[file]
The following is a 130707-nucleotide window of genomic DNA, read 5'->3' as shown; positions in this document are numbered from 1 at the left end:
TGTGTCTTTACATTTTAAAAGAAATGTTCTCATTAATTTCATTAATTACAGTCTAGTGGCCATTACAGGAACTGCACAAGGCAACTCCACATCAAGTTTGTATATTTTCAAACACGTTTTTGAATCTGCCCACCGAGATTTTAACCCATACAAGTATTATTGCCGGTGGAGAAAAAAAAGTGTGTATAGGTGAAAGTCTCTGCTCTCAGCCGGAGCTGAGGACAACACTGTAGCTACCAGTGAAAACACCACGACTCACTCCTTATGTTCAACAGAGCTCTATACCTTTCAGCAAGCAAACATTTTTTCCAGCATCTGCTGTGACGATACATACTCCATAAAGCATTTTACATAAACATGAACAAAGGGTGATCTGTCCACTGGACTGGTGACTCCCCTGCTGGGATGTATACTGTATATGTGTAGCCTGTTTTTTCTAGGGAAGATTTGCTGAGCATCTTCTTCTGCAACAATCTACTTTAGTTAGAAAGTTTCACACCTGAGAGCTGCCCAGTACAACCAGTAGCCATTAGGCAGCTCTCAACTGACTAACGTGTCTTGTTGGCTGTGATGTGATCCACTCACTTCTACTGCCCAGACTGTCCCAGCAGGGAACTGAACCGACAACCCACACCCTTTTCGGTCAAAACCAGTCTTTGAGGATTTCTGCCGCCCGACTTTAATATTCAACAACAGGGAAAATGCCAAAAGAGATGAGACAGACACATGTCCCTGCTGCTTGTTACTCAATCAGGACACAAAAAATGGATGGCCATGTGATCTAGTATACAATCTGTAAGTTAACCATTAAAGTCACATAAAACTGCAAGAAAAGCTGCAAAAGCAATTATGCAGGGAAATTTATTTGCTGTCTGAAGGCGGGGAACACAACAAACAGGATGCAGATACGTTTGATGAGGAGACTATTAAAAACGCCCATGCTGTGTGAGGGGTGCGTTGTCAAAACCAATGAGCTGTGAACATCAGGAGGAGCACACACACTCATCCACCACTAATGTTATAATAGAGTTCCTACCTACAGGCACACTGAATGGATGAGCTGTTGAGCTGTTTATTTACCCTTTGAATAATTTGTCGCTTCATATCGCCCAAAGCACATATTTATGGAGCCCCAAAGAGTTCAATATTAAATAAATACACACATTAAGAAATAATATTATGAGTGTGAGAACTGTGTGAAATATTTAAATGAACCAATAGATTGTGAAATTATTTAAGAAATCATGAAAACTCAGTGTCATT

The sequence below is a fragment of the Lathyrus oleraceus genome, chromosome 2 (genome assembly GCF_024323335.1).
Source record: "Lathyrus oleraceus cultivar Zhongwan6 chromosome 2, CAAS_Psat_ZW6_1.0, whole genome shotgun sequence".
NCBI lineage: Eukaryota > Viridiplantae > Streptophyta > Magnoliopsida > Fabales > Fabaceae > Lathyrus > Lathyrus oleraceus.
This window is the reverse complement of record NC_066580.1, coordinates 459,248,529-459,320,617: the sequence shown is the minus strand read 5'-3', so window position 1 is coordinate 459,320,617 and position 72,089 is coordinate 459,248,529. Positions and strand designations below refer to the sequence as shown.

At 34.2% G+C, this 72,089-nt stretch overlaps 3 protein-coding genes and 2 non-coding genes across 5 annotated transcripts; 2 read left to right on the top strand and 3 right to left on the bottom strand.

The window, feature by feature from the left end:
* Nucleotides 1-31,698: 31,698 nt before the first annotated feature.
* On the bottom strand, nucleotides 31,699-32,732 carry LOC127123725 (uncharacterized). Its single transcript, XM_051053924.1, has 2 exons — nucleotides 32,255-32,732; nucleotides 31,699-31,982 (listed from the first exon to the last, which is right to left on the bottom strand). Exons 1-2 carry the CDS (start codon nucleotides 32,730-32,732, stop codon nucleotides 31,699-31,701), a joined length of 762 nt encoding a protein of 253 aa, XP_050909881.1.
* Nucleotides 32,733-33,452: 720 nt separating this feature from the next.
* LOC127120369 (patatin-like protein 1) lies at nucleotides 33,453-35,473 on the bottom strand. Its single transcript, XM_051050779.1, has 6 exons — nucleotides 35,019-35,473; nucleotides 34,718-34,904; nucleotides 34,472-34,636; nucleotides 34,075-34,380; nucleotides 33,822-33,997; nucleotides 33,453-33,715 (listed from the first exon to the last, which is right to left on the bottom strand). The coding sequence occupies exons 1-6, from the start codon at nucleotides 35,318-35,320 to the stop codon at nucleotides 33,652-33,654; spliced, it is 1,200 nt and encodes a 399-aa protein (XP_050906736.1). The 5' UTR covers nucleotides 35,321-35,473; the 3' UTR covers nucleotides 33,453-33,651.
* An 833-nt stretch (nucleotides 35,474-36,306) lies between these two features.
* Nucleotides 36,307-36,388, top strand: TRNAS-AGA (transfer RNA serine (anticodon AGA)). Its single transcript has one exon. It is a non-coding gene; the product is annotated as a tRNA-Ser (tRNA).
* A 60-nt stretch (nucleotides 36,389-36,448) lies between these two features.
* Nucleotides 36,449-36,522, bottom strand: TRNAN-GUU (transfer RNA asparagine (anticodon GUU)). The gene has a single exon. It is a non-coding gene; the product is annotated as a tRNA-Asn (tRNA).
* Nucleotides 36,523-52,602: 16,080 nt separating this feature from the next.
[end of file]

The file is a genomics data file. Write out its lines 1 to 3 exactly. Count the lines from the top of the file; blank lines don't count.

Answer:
The following is a 130707-nucleotide window of genomic DNA, read 5'->3' as shown; positions in this document are numbered from 1 at the left end:
TGTGTCTTTACATTTTAAAAGAAATGTTCTCATTAATTTCATTAATTACAGTCTAGTGGCCATTACAGGAACTGCACAAGGCAACTCCACATCAAGTTTGTATATTTTCAAACACGTTTTTGAATCTGCCCACCGAGATTTTAACCCATACAAGTATTATTGCCGGTGGAGAAAAAAAAGTGTGTATAGGTGAAAGTCTCTGCTCTCAGCCGGAGCTGAGGACAACACTGTAGCTACCAGTGAAAACACCACGACTCACTCCTTATGTTCAACAGAGCTCTATACCTTTCAGCAAGCAAACATTTTTTCCAGCATCTGCTGTGACGATACATACTCCATAAAGCATTTTACATAAACATGAACAAAGGGTGATCTGTCCACTGGACTGGTGACTCCCCTGCTGGGATGTATACTGTATATGTGTAGCCTGTTTTTTCTAGGGAAGATTTGCTGAGCATCTTCTTCTGCAACAATCTACTTTAGTTAGAAAGTTTCACACCTGAGAGCTGCCCAGTACAACCAGTAGCCATTAGGCAGCTCTCAACTGACTAACGTGTCTTGTTGGCTGTGATGTGATCCACTCACTTCTACTGCCCAGACTGTCCCAGCAGGGAACTGAACCGACAACCCACACCCTTTTCGGTCAAAACCAGTCTTTGAGGATTTCTGCCGCCCGACTTTAATATTCAACAACAGGGAAAATGCCAAAAGAGATGAGACAGACACATGTCCCTGCTGCTTGTTACTCAATCAGGACACAAAAAATGGATGGCCATGTGATCTAGTATACAATCTGTAAGTTAACCATTAAAGTCACATAAAACTGCAAGAAAAGCTGCAAAAGCAATTATGCAGGGAAATTTATTTGCTGTCTGAAGGCGGGGAACACAACAAACAGGATGCAGATACGTTTGATGAGGAGACTATTAAAAACGCCCATGCTGTGTGAGGGGTGCGTTGTCAAAACCAATGAGCTGTGAACATCAGGAGGAGCACACACACTCATCCACCACTAATGTTATAATAGAGTTCCTACCTACAGGCACACTGAATGGATGAGCTGTTGAGCTGTTTATTTACCCTTTGAATAATTTGTCGCTTCATATCGCCCAAAGCACATATTTATGGAGCCCCAAAGAGTTCAATATTAAATAAATACACACATTAAGAAATAATATTATGAGTGTGAGAACTGTGTGAAATATTTAAATGAACCAATAGATTGTGAAATTATTTAAGAAATCATGAAAACTCAGTGTCATT

The sequence below is a fragment of the Lathyrus oleraceus genome, chromosome 2 (genome assembly GCF_024323335.1).